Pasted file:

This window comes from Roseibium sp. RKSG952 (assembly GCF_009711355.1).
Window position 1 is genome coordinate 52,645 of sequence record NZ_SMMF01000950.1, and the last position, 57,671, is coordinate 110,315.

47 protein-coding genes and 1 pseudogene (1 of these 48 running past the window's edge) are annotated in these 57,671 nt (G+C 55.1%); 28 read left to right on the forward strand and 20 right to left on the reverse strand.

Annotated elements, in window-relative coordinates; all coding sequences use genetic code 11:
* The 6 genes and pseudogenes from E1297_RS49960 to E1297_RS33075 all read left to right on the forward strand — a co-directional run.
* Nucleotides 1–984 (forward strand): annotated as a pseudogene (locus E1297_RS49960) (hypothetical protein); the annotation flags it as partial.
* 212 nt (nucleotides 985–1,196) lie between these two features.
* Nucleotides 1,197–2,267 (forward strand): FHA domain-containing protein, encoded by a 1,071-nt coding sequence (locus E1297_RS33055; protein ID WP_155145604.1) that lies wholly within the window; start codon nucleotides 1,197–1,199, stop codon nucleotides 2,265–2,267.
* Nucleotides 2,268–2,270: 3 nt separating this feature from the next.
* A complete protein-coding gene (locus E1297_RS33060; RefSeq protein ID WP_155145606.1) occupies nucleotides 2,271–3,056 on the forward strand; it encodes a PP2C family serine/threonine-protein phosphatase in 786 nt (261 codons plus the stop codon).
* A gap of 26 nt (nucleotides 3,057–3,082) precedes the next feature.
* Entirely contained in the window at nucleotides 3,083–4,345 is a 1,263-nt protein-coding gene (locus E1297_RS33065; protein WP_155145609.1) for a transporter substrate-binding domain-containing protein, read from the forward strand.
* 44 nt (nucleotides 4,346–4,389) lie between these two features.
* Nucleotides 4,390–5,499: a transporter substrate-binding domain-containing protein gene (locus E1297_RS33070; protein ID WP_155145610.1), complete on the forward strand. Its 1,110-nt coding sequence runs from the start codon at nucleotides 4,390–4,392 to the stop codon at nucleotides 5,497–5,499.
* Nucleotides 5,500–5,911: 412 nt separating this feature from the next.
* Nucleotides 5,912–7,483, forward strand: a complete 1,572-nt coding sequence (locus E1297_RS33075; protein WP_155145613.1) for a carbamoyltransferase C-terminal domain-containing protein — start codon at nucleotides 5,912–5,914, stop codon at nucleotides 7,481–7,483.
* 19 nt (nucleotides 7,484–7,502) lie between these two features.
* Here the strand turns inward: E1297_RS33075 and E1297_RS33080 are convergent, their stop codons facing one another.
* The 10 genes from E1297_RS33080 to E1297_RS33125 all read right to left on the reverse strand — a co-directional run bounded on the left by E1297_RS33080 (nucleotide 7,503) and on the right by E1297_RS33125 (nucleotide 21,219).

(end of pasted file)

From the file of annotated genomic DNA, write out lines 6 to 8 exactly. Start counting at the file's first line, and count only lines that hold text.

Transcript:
* Nucleotides 1–984 (forward strand): annotated as a pseudogene (locus E1297_RS49960) (hypothetical protein); the annotation flags it as partial.
* 212 nt (nucleotides 985–1,196) lie between these two features.
* Nucleotides 1,197–2,267 (forward strand): FHA domain-containing protein, encoded by a 1,071-nt coding sequence (locus E1297_RS33055; protein ID WP_155145604.1) that lies wholly within the window; start codon nucleotides 1,197–1,199, stop codon nucleotides 2,265–2,267.